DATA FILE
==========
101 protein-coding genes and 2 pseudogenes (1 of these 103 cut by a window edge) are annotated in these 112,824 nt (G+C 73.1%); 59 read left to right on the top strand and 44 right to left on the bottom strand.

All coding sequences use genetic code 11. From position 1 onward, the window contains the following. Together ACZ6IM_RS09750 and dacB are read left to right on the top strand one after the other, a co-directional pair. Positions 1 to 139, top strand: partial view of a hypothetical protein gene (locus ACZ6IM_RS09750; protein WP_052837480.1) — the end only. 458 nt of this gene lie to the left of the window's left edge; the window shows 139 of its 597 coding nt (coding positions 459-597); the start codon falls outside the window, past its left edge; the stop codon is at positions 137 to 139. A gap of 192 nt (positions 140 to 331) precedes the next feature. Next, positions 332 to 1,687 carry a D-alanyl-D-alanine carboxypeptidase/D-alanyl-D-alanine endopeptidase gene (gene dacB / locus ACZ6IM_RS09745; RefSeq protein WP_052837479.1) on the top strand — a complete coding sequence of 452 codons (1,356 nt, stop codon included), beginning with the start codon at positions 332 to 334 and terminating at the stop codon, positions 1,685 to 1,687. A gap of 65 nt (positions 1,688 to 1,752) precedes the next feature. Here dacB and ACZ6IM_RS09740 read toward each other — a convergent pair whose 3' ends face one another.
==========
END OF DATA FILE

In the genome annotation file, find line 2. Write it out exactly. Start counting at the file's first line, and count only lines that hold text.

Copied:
All coding sequences use genetic code 11. From position 1 onward, the window contains the following. Together ACZ6IM_RS09750 and dacB are read left to right on the top strand one after the other, a co-directional pair. Positions 1 to 139, top strand: partial view of a hypothetical protein gene (locus ACZ6IM_RS09750; protein WP_052837480.1) — the end only. 458 nt of this gene lie to the left of the window's left edge; the window shows 139 of its 597 coding nt (coding positions 459-597); the start codon falls outside the window, past its left edge; the stop codon is at positions 137 to 139. A gap of 192 nt (positions 140 to 331) precedes the next feature. Next, positions 332 to 1,687 carry a D-alanyl-D-alanine carboxypeptidase/D-alanyl-D-alanine endopeptidase gene (gene dacB / locus ACZ6IM_RS09745; RefSeq protein WP_052837479.1) on the top strand — a complete coding sequence of 452 codons (1,356 nt, stop codon included), beginning with the start codon at positions 332 to 334 and terminating at the stop codon, positions 1,685 to 1,687. A gap of 65 nt (positions 1,688 to 1,752) precedes the next feature. Here dacB and ACZ6IM_RS09740 read toward each other — a convergent pair whose 3' ends face one another.